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The Glass Menagerie | Study Guide

Tennessee Williams

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Scene 1

Course Hero Literature Instructor Russell Jaffe provides an in-depth summary and analysis of Scene 1 of Tennessee Williams's play The Glass Menagerie.

The Glass Menagerie | Scene 1 | Summary



Tom, as the narrator, walks toward the fire escape leading to the door of the apartment. He offers a brief summary of national and international events—the Spanish Civil War and labor unrest in American cities. He explains he is the narrator of the play as well as the character, Tom, and that the situations are from his memory. He introduces the other roles—Amanda, his mother; Laura, his sister; and a gentleman caller. A fifth, absent character—Amanda's husband and Laura's and Tom's father—has greatly affected the family situation; his large picture is on the wall, but he never appears. Tom describes his absence as the result of his being a telephone company employee who "fell in love with long distances" and abandoned the family.

Tom then strolls toward the open apartment door as his mother is calling his name. During dinner Amanda, who cannot stop talking, badgers Tom about manners, chewing properly, and decorum. Angry, he leaves the table and stands near the living room smoking. Amanda then reiterates the often-told story about her gentlemen callers when she was a young Southern belle. When she urges Laura to get ready for her own gentlemen callers, Laura states there won't be any because she is not "popular like you were in Blue Mountain." She tells Tom that Amanda fears Laura will never marry.


With nine pages of dialogue and two of stage directions, Tennessee Williams creates vivid impressions of the three main characters of The Glass Menagerie. As the narrator, Tom gives his views of the times.

The Myopic 1930s Middle Class

Tom creates a metaphor between people who are physically blind and those who ignore what surrounds them. Like horses with blinders, these people refused to notice the country's continuing financial issues and the demands of the working class who are no longer keeping silent about unreasonable working conditions and inequities.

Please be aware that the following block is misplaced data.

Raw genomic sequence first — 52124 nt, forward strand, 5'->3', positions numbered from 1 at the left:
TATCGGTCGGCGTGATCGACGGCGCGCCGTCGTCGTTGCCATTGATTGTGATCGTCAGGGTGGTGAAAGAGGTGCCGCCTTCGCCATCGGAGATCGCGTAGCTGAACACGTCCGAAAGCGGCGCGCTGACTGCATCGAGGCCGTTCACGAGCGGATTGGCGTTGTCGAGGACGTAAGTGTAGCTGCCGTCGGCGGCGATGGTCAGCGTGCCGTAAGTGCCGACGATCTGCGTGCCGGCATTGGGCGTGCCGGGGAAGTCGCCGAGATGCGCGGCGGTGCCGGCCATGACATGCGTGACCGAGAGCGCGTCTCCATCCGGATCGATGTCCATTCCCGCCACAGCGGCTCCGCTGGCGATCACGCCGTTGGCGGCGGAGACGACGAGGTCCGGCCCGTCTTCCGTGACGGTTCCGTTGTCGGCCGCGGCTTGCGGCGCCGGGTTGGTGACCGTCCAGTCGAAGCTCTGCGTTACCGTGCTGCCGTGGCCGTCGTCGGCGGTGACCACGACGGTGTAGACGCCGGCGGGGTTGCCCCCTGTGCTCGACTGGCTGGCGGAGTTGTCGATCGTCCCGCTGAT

Spanish Civil War (1936–39)

This conflict between the conservative Nationalists (leaning toward fascism) and socialist Republicans (the standing government) attracted worldwide attention, with many volunteers from other countries joining the fight.


Immortalized by Pablo Picasso's mural painted in the same year, the Basque town of Guernica in northern Spain was bombed in 1937, during the Spanish Civil War, by pro-fascist forces, which targeted the town's civilians, killing many women and children. The incident gained much notoriety worldwide for the air attack on the population.


The characters reveal themselves and their situations. Amanda cannot stop nagging and correcting; Tom has little tolerance for her nitpicking and stories of the past. Audiences can sense he may be near the breaking point, as his anger and frustration are palpable. Placid, highly introverted Laura tries to mediate, and her intervention seems to be something that has happened before in this family dynamic.

Although Amanda seems to chatter pleasantly, after a few minutes the subtexts of displeasure, worry, and frustration appear through her chirping. If she chooses to live in the past and act like the Southern belle she was before she married a man who deserted her and their children, that is the only way she knows to behave. In her way she is far removed from the contemporary world, unable to deal with it and with her two children whose needs and lives are so different from her own. For Amanda the past is the place where she feels safe and comfortable.

Laura and Tom, too, have their illusionary worlds. Laura's is her glass menagerie, and Tom's is the movies.

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